In recent years, ride-hailing services (RHSs) have become increasingly popular, serving millions of users per day. Such systems, however, raise significant privacy concerns, because service providers are able to track the precise mobility patterns of all riders and drivers. In this paper, we propose ORide (Oblivious Ride), a privacy-preserving RHS based on somewhat-homomorphic encryption with optimizations such as ciphertext packing and transformed processing. With ORide, a service provider can match riders and drivers without learning their identities or location information. ORide offers riders with fairly large anonymity sets (e.g., several thousands), even in sparsely populated areas. In addition, ORide supports key RHS features such as easy payment, reputation scores, accountability, and retrieval of lost items. Using real data-sets that consist of millions of rides, we show that the computational and network overhead introduced by ORide is acceptable. For example, ORide adds only several milliseconds to ride-hailing operations, and the extra driving distance for a driver is less than 0.5 km in more than 75% of the cases evaluated. In short, we show that a RHS can offer strong privacy guarantees to both riders and drivers while maintaining the convenience of its services.
We present MCMix, an anonymous messaging system that completely hides communication metadata and can scale in the order of hundreds of thousands of users. Our approach is to isolate two suitable functionalities, called dialing and conversation, that when used in succession, realize anonymous messaging. With this as a starting point, we apply secure multiparty computation (“MC” or MPC) and proceed to realize them. We then present an implementation using Sharemind, a prevalent MPC system. Our implementation is competitive in terms of latency with previous messaging systems that only offer weaker privacy guarantees. Our solution can be instantiated in a variety of different ways with different MPC implementations, overall illustrating how MPC is a viable and competitive alternative to mix-nets and DC-nets for anonymous communication.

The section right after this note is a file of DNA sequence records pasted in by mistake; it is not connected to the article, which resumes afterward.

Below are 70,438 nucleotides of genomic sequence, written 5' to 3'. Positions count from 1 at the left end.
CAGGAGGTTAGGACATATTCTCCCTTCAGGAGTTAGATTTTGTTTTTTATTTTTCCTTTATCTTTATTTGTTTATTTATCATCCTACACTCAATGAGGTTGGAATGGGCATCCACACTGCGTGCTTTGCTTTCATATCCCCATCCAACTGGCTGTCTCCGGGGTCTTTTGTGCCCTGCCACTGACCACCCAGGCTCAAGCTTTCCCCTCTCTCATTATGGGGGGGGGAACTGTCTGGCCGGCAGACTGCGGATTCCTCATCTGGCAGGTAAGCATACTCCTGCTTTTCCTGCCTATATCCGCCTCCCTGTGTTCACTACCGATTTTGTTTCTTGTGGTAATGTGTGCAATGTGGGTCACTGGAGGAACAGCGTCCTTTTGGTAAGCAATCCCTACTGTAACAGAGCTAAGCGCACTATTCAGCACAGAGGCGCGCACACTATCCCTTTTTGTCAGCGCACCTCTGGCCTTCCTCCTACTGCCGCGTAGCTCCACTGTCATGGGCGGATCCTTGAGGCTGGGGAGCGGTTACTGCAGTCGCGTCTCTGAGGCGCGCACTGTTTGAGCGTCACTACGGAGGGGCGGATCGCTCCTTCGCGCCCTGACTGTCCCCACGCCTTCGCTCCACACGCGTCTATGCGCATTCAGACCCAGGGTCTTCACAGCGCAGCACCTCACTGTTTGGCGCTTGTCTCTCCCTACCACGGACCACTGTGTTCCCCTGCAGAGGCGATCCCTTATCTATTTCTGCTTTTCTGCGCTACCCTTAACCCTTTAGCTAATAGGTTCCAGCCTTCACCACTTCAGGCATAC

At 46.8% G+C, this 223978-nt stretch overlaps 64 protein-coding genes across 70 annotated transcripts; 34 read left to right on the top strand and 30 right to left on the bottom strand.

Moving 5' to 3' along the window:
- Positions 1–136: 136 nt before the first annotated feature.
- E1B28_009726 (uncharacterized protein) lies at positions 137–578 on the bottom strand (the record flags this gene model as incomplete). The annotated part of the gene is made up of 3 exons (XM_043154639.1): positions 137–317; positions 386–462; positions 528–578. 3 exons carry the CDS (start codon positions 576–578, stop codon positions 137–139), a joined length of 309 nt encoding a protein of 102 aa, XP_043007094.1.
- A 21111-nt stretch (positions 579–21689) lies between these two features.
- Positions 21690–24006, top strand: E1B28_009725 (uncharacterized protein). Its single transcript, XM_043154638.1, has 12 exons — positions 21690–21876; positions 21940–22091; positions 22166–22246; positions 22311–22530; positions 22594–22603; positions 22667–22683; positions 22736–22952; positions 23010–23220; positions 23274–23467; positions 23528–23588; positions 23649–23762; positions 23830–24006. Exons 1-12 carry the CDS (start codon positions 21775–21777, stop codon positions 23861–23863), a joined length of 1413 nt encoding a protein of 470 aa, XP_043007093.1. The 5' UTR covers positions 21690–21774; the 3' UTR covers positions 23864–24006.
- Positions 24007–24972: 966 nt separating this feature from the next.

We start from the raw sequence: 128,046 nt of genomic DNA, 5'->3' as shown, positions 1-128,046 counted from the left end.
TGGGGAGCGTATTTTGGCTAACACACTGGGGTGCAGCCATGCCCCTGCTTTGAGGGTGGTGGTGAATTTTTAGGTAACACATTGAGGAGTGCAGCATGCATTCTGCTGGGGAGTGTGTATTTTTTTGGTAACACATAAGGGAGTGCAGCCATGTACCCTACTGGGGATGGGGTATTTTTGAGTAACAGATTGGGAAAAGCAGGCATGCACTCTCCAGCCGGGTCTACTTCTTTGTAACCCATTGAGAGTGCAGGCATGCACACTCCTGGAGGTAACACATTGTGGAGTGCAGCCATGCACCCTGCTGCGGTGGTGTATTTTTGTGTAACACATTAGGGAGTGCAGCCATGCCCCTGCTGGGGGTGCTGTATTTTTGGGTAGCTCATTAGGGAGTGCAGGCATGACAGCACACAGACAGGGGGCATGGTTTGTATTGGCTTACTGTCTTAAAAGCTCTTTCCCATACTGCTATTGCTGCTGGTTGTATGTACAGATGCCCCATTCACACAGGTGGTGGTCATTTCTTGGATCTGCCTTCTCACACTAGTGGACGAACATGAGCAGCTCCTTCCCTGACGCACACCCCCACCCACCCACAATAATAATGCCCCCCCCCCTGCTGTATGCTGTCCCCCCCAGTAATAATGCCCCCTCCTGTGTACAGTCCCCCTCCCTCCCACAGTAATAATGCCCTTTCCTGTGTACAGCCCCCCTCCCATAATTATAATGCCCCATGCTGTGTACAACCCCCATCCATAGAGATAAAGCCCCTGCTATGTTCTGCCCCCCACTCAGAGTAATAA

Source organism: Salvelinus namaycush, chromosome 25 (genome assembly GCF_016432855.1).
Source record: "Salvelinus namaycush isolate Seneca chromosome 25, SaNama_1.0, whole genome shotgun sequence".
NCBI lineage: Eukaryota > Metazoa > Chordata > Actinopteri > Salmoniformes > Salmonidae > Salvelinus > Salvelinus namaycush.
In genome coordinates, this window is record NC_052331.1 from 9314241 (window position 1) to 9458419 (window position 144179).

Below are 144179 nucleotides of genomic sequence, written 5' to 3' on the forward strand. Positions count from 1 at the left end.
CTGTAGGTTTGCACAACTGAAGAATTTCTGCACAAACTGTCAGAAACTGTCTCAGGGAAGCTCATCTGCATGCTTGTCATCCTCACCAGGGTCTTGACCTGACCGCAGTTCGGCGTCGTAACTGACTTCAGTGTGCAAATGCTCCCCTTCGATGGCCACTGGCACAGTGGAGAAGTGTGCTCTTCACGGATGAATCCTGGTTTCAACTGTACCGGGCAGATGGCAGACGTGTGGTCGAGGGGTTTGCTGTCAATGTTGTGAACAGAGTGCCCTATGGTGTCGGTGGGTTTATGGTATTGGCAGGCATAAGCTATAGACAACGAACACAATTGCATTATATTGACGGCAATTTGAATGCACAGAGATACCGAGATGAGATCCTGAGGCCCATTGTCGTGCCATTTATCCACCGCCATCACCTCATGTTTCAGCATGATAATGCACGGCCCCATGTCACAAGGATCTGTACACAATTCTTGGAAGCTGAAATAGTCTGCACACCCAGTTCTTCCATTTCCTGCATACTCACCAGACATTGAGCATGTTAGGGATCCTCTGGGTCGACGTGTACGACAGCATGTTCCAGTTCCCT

The need for power- and energy-efficient computing has resulted in aggressive cooperative hardware-software energy management mechanisms on modern commodity devices. Most systems today, for example, allow software to control the frequency and voltage of the underlying hardware at a very fine granularity to extend battery life. Despite their benefits, these software-exposed energy management mechanisms pose grave security implications that have not been studied before.
In this work, we present the CLKSCREW attack, a new class of fault attacks that exploit the security-obliviousness of energy management mechanisms to break security. A novel benefit for the attackers is that these fault attacks become more accessible since they can now be conducted without the need for physical access to the devices or fault injection equipment. We demonstrate CLKSCREW on commodity ARM/Android devices. We show that a malicious kernel driver (1) can extract secret cryptographic keys from Trustzone, and (2) can escalate its privileges by loading self-signed code into Trustzone. As the first work to show the security ramifications of energy management mechanisms, we urge the community to re-examine these security-oblivious designs.